A staple in Asian cuisine, bamboo has been eaten by the Chinese for more than 2,500 years. Yet, in this country, bamboo is most recognized for its non-culinary roles in construction, furniture and textiles.
That isn’t to say Americans don’t appreciate the subtle sweet flavor and distinct tender crunch of bamboo shoots in their stir fry and curry–it just hasn’t crossed into mainstream American menus yet. But as studies continue to reveal the health benefits of these little shoots, that may soon change.
Bamboo shoots, sometimes called bamboo sprouts, are the newest stems, or shoots, of the bamboo plant. Mostly of the Phyllostachys species, edible bamboo shoots are best when harvested early, just as they surface from the ground. Shoots are primarily consumed in countries such as India, Indonesia, Nepal, Vietnam, Philippines, China, Japan and Uganda, and are commonly used in all types of Asian dishes, from snacks and salads to soups and fried rice.
One cup of cooked bamboo shoots provides only 14 calories, but contains important nutrients, such as protein (4 percent Daily Value or DV), dietary fiber (5 percent DV), potassium (18 percent DV) and manganese (7 percent DV).
A study on the effects of fiber found in bamboo shoots published in the journal Nutrition in 2009 found that women who consumed bamboo shoots lowered their total and LDL (“bad”) cholesterol and experienced beneficial effects on bowel function. And the May 2011 Comprehensive Reviews in Food Science and Food Safety published a review of modern bamboo shoot research, reporting nutritional benefits due to the presence of cholesterol-lowering phytosterols and polyphenols, which have been shown to have anti-inflammatory and antioxidant effects.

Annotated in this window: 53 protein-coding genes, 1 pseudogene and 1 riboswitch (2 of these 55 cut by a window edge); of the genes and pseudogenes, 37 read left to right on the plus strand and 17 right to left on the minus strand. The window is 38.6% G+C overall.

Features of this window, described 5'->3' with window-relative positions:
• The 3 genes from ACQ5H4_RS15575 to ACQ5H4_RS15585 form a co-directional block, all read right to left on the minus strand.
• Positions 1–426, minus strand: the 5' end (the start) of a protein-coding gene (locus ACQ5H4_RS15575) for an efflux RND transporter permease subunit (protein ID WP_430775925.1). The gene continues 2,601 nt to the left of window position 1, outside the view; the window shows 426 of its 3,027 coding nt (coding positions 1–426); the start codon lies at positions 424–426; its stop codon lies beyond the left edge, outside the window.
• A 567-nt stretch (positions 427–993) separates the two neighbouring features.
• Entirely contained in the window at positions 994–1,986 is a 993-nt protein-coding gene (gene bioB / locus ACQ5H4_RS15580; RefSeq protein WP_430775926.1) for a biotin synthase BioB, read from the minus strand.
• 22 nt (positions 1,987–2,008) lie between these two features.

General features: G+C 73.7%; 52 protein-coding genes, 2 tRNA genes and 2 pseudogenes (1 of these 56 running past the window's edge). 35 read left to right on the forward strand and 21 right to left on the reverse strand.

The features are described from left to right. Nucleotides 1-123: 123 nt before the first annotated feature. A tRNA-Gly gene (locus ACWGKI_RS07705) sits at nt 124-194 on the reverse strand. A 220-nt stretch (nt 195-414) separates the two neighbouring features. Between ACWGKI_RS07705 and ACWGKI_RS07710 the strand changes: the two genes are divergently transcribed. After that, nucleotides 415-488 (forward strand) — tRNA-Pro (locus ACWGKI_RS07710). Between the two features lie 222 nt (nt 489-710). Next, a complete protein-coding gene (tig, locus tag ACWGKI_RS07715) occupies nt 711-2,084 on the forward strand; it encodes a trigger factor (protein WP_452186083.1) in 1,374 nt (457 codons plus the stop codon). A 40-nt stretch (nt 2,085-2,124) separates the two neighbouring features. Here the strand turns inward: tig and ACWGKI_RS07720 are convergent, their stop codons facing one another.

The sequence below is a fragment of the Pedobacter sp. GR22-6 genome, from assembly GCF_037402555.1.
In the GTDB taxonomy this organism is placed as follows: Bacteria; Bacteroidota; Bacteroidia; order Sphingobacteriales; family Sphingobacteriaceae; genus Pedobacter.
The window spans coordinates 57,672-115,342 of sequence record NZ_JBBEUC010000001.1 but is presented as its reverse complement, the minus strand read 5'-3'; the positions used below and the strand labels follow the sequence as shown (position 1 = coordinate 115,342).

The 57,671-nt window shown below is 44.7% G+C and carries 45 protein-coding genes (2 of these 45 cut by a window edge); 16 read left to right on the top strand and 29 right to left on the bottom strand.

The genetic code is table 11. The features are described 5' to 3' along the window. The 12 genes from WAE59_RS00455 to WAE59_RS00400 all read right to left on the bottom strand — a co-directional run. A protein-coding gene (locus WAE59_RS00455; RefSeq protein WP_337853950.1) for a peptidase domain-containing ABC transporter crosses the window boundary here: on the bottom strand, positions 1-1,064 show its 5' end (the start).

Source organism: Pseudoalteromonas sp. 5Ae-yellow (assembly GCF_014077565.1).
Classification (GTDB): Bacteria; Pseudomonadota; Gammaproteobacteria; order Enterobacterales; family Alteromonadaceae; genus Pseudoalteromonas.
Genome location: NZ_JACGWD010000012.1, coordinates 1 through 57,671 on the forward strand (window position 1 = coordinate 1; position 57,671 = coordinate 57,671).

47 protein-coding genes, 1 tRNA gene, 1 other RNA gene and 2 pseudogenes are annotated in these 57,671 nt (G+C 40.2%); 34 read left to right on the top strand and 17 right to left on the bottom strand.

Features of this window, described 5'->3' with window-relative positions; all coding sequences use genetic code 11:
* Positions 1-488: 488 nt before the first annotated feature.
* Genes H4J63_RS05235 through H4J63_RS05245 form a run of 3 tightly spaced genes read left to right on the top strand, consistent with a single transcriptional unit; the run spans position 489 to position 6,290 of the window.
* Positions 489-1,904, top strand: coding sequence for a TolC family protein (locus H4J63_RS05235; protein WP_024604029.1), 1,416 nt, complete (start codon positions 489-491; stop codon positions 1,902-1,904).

In the kitchen with bamboo
Due to growing awareness of bamboo shoots as a healthy food, as well as an exotic flavor, bamboo is now being added as an ingredient to foods such as snacks, cereals, tea, rice mixes, and cookies. One of the world’s fastest growing plants, bamboo–usually grown without fertilizers, pesticides, or irrigation–is a sustainable food, a ranking many health and eco-conscious consumers appreciate.
To prepare fresh shoots, cut off the hard end and remove the tough outer layer to reveal the off-white, tender part. Cut into slices, sticks or cubes, and soak in water for 30 minutes to a couple of hours to remove any bitter flavor before adding to a recipe. Cook them up in a stir fry, saute with a variety of seasonings, and toss onto any dish for a healthful boost.
Most markets in the U.S. stock bamboo preserved in several forms, including canned, pickled, fermented, dried and salted, but these may result in lower nutrient contents compared with their fresh form.
– Environmental Nutrition
Reprinted with permission from Environmental Nutrition, a monthly publication of Belvoir Media Group, LLC. 800-829-5384. www.EnvironmentalNutrition.com. (c) 2012 BELVOIR MEDIA GROUP DISTRIBUTED BY TRIBUNE MEDIA SERVICES, INC.